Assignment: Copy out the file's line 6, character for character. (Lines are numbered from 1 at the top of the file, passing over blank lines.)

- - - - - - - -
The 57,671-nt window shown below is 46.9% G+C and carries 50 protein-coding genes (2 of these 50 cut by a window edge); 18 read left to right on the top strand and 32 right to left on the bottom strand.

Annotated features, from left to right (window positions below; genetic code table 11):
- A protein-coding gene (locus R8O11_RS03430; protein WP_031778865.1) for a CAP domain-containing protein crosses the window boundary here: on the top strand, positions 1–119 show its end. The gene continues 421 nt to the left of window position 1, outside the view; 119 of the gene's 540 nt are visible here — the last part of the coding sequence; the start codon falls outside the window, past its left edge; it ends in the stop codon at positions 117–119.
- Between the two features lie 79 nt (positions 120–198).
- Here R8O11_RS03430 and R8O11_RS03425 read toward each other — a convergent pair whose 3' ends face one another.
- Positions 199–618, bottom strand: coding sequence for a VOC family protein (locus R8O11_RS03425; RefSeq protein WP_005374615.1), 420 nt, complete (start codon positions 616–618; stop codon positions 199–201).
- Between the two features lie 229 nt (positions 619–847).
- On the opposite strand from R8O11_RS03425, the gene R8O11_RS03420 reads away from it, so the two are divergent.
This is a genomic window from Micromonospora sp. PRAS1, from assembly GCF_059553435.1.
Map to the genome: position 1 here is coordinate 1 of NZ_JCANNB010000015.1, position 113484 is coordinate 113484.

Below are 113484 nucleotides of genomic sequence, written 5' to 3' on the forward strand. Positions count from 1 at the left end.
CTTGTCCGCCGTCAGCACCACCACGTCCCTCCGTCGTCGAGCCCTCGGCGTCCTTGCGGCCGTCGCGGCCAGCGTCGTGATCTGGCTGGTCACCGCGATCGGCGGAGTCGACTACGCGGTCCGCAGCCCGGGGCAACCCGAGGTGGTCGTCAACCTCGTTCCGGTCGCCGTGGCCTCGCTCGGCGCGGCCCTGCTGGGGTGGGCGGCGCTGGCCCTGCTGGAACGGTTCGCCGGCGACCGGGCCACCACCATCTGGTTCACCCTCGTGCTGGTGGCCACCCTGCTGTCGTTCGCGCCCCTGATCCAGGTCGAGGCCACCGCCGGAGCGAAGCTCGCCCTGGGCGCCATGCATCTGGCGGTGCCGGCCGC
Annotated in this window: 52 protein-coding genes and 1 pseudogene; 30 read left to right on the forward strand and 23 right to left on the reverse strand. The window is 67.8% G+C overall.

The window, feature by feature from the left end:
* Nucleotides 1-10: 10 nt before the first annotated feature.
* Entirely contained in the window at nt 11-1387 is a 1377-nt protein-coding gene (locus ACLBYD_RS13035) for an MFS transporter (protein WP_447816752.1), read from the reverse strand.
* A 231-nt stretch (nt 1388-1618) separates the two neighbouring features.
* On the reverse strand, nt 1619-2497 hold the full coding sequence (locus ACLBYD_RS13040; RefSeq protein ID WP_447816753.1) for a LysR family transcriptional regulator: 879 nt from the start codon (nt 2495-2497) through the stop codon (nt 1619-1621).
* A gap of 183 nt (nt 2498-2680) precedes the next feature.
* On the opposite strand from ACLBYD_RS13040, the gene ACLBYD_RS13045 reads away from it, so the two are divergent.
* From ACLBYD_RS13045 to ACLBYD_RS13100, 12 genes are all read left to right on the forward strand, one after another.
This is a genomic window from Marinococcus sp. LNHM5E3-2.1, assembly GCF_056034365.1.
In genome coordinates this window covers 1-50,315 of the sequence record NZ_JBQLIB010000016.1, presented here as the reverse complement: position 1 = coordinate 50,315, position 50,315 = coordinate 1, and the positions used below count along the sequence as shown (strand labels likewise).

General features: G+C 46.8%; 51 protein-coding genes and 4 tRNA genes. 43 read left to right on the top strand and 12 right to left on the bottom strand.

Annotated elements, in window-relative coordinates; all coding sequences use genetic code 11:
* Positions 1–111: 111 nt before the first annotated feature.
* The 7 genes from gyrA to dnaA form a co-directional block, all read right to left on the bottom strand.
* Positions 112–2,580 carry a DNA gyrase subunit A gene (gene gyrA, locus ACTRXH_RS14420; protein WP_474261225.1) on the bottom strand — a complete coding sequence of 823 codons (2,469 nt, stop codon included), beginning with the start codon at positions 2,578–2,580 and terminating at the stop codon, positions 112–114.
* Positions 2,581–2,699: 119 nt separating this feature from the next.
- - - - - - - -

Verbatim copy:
- Positions 199–618, bottom strand: coding sequence for a VOC family protein (locus R8O11_RS03425; RefSeq protein WP_005374615.1), 420 nt, complete (start codon positions 616–618; stop codon positions 199–201).